With these characteristics in mind, managing a child with PDA requires a highly individualised and flexible approach. The quality of the relationship with teachers and teaching assistants is paramount and the child may work better with some school staff than others. Making sure that this person keeps working with the child with PDA for as long as possible can be very beneficial, as long as the teacher is given good support themselves. In general, though, using a few staff members is likely to be healthier for everyone when the child is able to tolerate this.

Adapting the teaching style
Because of the child’s resistance to demands, the carer or teacher needs to adopt a less directive style, rather than asking the child to do something or produce a piece of work. Using phrases like “I wonder how I might…” or “I wonder who could do this…” or even just leaving work/tasks to be found can be effective approaches for the child with PDA. Making a game out of a task – “let’s see who can brush their teeth quickest; I’ll race you”, for example – can work well.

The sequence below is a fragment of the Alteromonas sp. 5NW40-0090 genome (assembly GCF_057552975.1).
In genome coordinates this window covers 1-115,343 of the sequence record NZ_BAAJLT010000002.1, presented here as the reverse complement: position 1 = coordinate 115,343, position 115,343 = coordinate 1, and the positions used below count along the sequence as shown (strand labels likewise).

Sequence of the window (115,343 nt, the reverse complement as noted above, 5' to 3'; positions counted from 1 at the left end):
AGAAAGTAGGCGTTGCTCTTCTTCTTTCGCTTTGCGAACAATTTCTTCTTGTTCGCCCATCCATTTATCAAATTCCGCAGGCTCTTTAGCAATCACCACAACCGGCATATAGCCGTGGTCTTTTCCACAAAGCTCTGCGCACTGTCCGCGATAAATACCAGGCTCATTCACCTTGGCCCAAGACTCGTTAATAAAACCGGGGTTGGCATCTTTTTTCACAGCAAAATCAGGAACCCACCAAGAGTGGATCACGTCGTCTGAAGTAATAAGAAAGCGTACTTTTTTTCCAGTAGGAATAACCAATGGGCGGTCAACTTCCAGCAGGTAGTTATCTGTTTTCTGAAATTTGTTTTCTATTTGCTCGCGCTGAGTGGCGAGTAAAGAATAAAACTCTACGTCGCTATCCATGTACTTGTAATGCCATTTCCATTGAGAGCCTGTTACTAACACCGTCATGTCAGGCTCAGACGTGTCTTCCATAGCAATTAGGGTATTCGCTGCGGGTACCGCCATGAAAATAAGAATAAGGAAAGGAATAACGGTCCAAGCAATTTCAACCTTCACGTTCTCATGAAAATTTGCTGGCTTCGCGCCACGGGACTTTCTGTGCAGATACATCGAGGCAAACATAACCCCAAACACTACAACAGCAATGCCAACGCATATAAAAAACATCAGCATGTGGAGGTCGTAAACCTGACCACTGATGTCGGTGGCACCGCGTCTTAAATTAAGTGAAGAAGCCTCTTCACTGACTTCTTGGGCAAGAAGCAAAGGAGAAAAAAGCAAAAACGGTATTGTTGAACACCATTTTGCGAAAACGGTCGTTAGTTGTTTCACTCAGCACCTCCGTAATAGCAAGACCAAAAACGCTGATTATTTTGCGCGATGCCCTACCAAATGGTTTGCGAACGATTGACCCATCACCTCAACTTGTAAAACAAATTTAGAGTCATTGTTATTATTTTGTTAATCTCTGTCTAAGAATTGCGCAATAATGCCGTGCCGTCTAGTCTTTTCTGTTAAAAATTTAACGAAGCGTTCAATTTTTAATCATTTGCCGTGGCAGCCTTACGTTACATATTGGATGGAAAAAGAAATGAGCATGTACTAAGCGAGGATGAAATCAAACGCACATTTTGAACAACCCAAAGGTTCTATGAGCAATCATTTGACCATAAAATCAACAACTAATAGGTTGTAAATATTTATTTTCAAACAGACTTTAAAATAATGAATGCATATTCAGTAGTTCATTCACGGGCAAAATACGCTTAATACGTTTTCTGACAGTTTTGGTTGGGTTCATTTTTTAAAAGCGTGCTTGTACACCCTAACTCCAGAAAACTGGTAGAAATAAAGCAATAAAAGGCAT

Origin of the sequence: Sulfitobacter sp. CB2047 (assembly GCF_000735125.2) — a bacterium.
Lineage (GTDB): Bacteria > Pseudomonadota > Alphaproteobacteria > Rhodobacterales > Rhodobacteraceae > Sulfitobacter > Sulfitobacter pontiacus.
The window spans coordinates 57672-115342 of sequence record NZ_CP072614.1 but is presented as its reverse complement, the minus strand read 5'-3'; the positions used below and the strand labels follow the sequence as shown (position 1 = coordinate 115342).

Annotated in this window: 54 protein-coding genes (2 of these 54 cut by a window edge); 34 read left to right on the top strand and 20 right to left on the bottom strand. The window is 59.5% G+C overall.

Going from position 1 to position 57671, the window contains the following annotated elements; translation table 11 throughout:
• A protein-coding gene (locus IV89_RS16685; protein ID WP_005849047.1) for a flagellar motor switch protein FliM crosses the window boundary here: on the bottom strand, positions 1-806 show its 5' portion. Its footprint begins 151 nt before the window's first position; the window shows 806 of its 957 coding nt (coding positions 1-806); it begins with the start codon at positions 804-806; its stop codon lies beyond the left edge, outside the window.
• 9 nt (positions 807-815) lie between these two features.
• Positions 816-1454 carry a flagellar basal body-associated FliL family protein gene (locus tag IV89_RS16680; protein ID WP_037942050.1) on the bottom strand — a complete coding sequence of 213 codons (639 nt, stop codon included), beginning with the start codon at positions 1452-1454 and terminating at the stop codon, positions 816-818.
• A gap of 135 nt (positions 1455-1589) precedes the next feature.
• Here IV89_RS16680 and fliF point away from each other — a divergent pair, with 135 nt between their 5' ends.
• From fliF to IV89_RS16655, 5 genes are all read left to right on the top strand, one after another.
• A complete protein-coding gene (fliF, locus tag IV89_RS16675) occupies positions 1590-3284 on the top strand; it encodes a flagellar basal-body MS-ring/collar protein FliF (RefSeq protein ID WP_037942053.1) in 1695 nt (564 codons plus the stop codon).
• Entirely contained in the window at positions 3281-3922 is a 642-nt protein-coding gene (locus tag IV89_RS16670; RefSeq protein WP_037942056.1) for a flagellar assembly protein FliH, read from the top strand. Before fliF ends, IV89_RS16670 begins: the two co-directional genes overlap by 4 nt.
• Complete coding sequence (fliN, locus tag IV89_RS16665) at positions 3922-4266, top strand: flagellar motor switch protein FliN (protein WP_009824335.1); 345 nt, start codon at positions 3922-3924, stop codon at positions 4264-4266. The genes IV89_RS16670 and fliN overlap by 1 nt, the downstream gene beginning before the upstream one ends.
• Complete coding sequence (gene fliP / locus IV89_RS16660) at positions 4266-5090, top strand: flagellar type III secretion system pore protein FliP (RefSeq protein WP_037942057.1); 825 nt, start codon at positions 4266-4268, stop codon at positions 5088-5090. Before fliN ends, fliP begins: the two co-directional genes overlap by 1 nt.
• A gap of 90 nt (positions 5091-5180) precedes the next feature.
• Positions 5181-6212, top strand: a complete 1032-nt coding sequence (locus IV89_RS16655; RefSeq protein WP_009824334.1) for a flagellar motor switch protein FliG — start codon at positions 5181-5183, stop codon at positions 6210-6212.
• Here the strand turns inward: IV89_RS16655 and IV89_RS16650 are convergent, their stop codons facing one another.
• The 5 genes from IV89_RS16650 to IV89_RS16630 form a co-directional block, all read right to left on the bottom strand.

It can be a good idea to use rules, or even sometimes visual timetables, to depersonalise the demand; for example, “It’s not me asking you to do this; it’s the health and safety rule”. Visual timetables can work in a similar way but they may need changing around more frequently than the usual “same lesson on Tuesdays” that might be needed for a more typically autistic child. Sometimes, using choices of tasks, making the task required the “best” option, is helpful. Allowing the child some control is key to reducing anxiety around demands. It is also worth remembering, though, that some days, if the child is extremely anxious, s/he may require there to be very few demands at all, while on other days tolerance levels are higher and demands can therefore be increased.